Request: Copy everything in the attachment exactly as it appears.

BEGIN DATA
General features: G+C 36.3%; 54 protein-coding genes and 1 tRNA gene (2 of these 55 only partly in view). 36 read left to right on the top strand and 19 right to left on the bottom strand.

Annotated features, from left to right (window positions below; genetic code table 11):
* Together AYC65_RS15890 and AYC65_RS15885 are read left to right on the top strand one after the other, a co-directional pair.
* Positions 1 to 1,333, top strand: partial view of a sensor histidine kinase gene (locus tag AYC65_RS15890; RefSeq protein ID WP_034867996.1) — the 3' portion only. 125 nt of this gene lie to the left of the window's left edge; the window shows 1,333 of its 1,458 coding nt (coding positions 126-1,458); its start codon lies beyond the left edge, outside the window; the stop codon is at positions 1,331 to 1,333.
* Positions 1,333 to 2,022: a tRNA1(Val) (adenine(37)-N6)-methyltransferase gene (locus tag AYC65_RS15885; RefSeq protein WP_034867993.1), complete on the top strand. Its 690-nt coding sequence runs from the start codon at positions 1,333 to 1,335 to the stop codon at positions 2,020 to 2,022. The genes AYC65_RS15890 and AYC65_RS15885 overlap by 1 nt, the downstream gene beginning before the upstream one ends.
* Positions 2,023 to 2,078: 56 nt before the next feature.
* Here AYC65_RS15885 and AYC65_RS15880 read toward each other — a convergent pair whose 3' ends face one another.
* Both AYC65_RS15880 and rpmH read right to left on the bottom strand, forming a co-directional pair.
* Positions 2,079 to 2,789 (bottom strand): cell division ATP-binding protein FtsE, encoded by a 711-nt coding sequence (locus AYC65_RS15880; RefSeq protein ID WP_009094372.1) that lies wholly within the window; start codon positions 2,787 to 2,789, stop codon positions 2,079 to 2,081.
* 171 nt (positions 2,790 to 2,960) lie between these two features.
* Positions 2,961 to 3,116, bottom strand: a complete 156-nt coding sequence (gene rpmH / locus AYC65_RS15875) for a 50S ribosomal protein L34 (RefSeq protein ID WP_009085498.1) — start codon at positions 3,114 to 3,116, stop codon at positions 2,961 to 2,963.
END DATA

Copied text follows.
General features: G+C 36.3%; 54 protein-coding genes and 1 tRNA gene (2 of these 55 only partly in view). 36 read left to right on the top strand and 19 right to left on the bottom strand.

Annotated features, from left to right (window positions below; genetic code table 11):
* Together AYC65_RS15890 and AYC65_RS15885 are read left to right on the top strand one after the other, a co-directional pair.
* Positions 1 to 1,333, top strand: partial view of a sensor histidine kinase gene (locus tag AYC65_RS15890; RefSeq protein ID WP_034867996.1) — the 3' portion only. 125 nt of this gene lie to the left of the window's left edge; the window shows 1,333 of its 1,458 coding nt (coding positions 126-1,458); its start codon lies beyond the left edge, outside the window; the stop codon is at positions 1,331 to 1,333.
* Positions 1,333 to 2,022: a tRNA1(Val) (adenine(37)-N6)-methyltransferase gene (locus tag AYC65_RS15885; RefSeq protein WP_034867993.1), complete on the top strand. Its 690-nt coding sequence runs from the start codon at positions 1,333 to 1,335 to the stop codon at positions 2,020 to 2,022. The genes AYC65_RS15890 and AYC65_RS15885 overlap by 1 nt, the downstream gene beginning before the upstream one ends.
* Positions 2,023 to 2,078: 56 nt before the next feature.
* Here AYC65_RS15885 and AYC65_RS15880 read toward each other — a convergent pair whose 3' ends face one another.
* Both AYC65_RS15880 and rpmH read right to left on the bottom strand, forming a co-directional pair.
* Positions 2,079 to 2,789 (bottom strand): cell division ATP-binding protein FtsE, encoded by a 711-nt coding sequence (locus AYC65_RS15880; RefSeq protein ID WP_009094372.1) that lies wholly within the window; start codon positions 2,787 to 2,789, stop codon positions 2,079 to 2,081.
* 171 nt (positions 2,790 to 2,960) lie between these two features.
* Positions 2,961 to 3,116, bottom strand: a complete 156-nt coding sequence (gene rpmH / locus AYC65_RS15875) for a 50S ribosomal protein L34 (RefSeq protein ID WP_009085498.1) — start codon at positions 3,114 to 3,116, stop codon at positions 2,961 to 2,963.